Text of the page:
Definitions

image

image

[im-ij]
image, in optics, likeness or counterpart of an object produced when rays of light coming from that object are reflected from a mirror or are refracted by a lens. An image of an object is also formed when this light passes through a very small opening like that of a pinhole camera (which has no lens). Images are classed as real or virtual. A real image occurs when the rays of light from the object actually converge to form an image and can be seen on a screen placed at the point of convergence. For example, the image produced by the refraction of light rays by a convex lens (when the distance between the object and the lens is greater than the focal length of the lens) is real, and it appears on the side of the lens opposite the one on which the object is present. On the other hand, a virtual image occurs when the prolongations of the light rays converge to form an image, but the light rays themselves do not reach the point of convergence. Thus a virtual image cannot be seen on a screen. The image in a plane mirror is virtual. It appears to be behind the mirror, at a distance equal to that of the object in front, although the rays of light from the object do not penetrate the mirror but are reflected from it. Images of the same size as the object are sometimes produced, as in the case of the plane mirror, but in other cases they are larger, and in still others, smaller. They are sometimes erect and in other cases are inverted. The size of the image and whether it is erect or inverted, real or virtual, depend on the distance of the object from the lens or mirror relative to the focal length and on the type of lens or mirror (plane, convex, or concave) employed.

An image (from Latin imago) or picture is an artifact, usually two-dimensional, that has a similar appearance to some subject—usually a physical object or a person.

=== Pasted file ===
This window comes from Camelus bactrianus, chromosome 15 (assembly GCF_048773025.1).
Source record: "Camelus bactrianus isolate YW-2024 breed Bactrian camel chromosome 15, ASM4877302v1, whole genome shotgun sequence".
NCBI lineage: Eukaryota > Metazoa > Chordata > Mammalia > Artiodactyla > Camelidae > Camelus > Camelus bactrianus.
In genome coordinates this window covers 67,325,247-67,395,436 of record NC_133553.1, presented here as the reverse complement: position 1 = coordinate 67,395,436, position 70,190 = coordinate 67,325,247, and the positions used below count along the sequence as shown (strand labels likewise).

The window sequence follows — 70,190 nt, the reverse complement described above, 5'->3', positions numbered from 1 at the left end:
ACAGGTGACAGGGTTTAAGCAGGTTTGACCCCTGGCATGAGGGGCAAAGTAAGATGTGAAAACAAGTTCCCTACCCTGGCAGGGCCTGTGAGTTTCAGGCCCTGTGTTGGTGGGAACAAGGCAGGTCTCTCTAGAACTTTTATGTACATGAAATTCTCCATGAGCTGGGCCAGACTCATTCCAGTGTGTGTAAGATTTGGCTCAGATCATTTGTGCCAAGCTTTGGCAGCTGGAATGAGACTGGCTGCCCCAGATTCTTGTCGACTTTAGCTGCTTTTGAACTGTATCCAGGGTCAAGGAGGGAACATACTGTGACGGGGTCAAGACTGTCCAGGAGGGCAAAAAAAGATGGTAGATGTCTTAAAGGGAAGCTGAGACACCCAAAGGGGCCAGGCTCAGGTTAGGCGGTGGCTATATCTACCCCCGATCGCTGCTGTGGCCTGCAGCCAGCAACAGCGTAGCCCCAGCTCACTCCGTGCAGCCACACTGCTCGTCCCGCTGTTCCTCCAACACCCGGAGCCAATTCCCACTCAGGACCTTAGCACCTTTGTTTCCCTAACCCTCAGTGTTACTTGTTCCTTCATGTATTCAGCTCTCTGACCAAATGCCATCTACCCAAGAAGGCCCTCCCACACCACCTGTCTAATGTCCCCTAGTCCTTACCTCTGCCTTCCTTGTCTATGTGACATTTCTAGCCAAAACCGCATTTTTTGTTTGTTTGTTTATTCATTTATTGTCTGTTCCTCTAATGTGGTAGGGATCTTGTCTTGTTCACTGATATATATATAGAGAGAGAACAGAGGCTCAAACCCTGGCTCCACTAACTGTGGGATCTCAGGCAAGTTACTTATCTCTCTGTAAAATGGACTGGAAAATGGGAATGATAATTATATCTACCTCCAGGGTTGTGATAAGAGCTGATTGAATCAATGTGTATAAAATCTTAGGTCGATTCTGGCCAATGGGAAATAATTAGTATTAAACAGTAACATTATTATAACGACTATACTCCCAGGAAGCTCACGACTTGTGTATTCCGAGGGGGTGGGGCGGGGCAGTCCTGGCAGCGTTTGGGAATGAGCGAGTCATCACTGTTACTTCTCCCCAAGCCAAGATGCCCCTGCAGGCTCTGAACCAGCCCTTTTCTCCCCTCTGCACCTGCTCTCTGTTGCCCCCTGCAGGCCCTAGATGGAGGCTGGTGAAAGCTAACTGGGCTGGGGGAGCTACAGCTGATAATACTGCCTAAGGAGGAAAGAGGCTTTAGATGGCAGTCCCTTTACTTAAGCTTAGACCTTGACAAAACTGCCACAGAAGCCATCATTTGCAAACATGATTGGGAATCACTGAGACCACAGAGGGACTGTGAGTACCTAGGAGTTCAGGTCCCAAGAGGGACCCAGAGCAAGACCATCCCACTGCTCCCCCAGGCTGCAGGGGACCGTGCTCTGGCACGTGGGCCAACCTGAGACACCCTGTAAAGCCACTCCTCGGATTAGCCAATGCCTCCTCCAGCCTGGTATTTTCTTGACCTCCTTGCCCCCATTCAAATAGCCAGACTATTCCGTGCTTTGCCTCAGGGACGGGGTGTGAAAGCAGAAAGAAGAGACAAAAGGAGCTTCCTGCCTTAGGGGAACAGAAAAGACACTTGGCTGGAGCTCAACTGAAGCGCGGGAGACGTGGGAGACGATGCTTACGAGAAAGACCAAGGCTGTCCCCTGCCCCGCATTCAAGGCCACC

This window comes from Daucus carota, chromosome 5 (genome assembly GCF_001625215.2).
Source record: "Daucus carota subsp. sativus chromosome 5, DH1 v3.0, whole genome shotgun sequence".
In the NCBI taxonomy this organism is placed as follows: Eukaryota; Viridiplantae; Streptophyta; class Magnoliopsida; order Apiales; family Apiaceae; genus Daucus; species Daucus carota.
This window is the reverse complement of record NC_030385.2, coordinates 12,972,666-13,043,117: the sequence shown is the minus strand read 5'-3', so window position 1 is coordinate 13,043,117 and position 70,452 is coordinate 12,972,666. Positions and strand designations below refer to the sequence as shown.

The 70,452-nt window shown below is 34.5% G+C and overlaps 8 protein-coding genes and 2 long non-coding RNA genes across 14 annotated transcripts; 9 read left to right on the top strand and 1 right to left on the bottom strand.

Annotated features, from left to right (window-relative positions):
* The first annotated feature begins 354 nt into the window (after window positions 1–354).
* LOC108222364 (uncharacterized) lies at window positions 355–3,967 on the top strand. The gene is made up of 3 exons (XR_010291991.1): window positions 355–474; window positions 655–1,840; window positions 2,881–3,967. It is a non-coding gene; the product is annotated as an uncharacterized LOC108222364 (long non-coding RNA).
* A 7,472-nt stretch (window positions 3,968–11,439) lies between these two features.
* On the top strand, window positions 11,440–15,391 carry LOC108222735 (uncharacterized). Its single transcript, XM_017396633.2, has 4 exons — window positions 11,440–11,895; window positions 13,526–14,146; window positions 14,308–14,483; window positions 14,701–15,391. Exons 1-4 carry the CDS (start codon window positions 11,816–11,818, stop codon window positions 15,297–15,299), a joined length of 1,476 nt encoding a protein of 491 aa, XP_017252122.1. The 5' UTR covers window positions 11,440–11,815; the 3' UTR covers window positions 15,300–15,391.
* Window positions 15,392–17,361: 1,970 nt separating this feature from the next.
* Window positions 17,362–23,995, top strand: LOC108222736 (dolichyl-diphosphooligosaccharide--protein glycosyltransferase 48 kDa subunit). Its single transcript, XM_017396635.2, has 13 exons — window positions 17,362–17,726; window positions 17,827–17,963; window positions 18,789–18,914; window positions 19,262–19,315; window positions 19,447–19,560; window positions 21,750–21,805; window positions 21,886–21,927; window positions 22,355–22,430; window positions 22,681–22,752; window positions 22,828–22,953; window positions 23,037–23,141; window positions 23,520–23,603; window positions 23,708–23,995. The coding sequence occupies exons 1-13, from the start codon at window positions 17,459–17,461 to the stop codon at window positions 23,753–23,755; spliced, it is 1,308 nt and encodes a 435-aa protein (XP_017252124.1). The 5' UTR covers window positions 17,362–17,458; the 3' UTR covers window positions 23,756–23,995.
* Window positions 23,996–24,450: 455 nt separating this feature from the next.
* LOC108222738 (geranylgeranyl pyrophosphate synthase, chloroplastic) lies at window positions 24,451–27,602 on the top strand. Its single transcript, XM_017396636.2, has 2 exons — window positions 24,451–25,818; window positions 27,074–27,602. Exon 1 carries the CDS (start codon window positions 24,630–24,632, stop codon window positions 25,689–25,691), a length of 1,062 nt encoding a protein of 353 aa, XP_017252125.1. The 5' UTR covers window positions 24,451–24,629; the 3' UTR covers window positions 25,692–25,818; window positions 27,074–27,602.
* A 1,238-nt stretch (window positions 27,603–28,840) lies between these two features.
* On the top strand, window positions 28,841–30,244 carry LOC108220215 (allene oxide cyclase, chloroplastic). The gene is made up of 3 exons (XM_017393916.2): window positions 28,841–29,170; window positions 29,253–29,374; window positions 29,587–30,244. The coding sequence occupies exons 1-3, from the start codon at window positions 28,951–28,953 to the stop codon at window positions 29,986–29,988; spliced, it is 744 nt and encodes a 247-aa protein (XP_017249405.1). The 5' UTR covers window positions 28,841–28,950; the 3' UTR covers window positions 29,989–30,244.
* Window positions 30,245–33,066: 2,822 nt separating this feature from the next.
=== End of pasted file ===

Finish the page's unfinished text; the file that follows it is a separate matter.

Images may be two-dimensional, such as a photograph, screen display, and as well as a three-dimensional, such as a statue. They may be captured by optical devices—such as cameras, mirrors, lenses, telescopes, microscopes, etc. and natural objects and phenomena, such as the human eye or water surfaces.

The word image is also used in the broader sense of any two-dimensional figure such as a map, a graph, a pie chart, or an abstract painting. In this wider sense, images can also be rendered manually, such as by drawing, painting, carving, rendered automatically by printing or computer graphics technology, or developed by a combination of methods, especially in a pseudo-photograph.

A volatile image is one that exists only for a short period of time. This may be a reflection of an object by a mirror, a projection of a camera obscura, or a scene displayed on a cathode ray tube. A fixed image, also called a hardcopy, is one that has been recorded on a material object, such as paper or textile.

A mental image exists in an individual's mind: something one remembers or imagines. The subject of an image need not be real; it may be an abstract concept, such as a graph, function, or "imaginary" entity. For example, Sigmund Freud claimed to have dreamt purely in aural-images of dialogues. The development of synthetic acoustic technologies and the creation of sound art have led to a consideration of the possibilities of a sound-image made up of irreducible phonic substance beyond linguistic or musicological analysis.

Still image

A still image is a single static image, as distinguished from a moving image (see below). This phrase is used in photography, visual media and the computer industry to emphasize that one is not talking about movies, or in very precise or pedantic technical writing such as a standard.

A film still is a photograph taken on the set of a movie or television program during production, used for promotional purposes.

Moving image

A moving image is typically a movie (film), or video, including digital video. It could also be an animated display such as a zoetrope.

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